The goddesses each have a gun (which fires positive energy or something, rather than bullets). Neptune has a rapid fire machine gun, Noire’s is a slightly slower but more powerful one, Blanc’s requires charging for its full effect and Vert’s is a sniper rifle which can paralyse enemies. If you hit an enemy enough then their heart will flutter and they’ll be disabled for a time. Me is a melee fighter so controls quite differently. You need to get in close and slash with your sword but you can also time a dodge which will give you free specials for a time. The same is true for You but she has a bow so is better at range. Certain enemies will be weak against a certain VTuber so switching helps greatly. Each character also has specials that are attached to the face buttons which are limited by a fast recharging MP meter. If a VTuber defeats an enemy with a special then they can perform a finisher which will grant a boost to HP and MP.
It all sounds quite complicated and the tutorials throughout the game are actually pretty ineffectual at teaching you. You will learn as you go however and you’ll find that actually its pretty straight forward. I primarily used the gun toting goddesses, switching between Neptune and Noire as I preferred their weapons. You run through the levels and when you reach a more open area enemies will spawn. There’s no cover mechanics or anything like that, you just have to run around shooting at enemies that are either coming at or shooting at you. Gears of War this ain’t.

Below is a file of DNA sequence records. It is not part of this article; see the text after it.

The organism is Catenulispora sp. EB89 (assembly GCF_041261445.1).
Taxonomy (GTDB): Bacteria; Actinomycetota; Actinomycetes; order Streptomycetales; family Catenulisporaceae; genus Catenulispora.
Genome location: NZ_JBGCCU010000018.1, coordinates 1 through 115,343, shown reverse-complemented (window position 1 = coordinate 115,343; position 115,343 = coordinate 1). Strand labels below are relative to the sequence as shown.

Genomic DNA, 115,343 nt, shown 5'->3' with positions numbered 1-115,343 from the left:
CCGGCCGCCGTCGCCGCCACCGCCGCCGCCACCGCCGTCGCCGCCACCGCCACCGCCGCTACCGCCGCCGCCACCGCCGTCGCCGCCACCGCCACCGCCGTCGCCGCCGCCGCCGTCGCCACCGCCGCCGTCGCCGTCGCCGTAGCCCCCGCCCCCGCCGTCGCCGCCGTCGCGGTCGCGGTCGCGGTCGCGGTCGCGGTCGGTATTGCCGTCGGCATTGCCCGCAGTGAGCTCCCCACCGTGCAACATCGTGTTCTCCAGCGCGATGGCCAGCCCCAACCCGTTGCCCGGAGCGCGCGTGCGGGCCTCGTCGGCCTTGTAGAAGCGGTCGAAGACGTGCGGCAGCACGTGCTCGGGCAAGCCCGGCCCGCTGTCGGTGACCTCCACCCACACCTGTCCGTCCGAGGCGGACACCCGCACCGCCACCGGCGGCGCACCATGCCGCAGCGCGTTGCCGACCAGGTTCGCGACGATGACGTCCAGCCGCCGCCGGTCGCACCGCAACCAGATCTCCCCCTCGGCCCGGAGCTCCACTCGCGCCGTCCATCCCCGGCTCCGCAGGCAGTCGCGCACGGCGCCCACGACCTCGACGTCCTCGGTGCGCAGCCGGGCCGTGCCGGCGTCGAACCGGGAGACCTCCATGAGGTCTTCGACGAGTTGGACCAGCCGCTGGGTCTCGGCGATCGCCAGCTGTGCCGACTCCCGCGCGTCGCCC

To start with this is a little painful as you aren’t that strong so it’s slow going and the levels are very straight forward. As you go through however things improve, somewhat at least. The levels get more complicated, still obviously made up of corridors and rooms but you’ll have to take certain paths to hit switches which will open new corridors elsewhere, and you’ll collect items that’ll make you stronger.
There are actually loads of items to collect, you’ll constantly have items flying into you as you defeat enemies and break boxes. The important ones are the VTubers however which can be saved from enemies, released from boxes or as a bonus with a screen clearing attack. You can equip five VTubers to each character and they’ll provide bonuses to life, attack, defence and even passive buffs like higher item drop rate. Managing these is important to making the game less of a chore, though there are so many that managing them can be a chore in itself.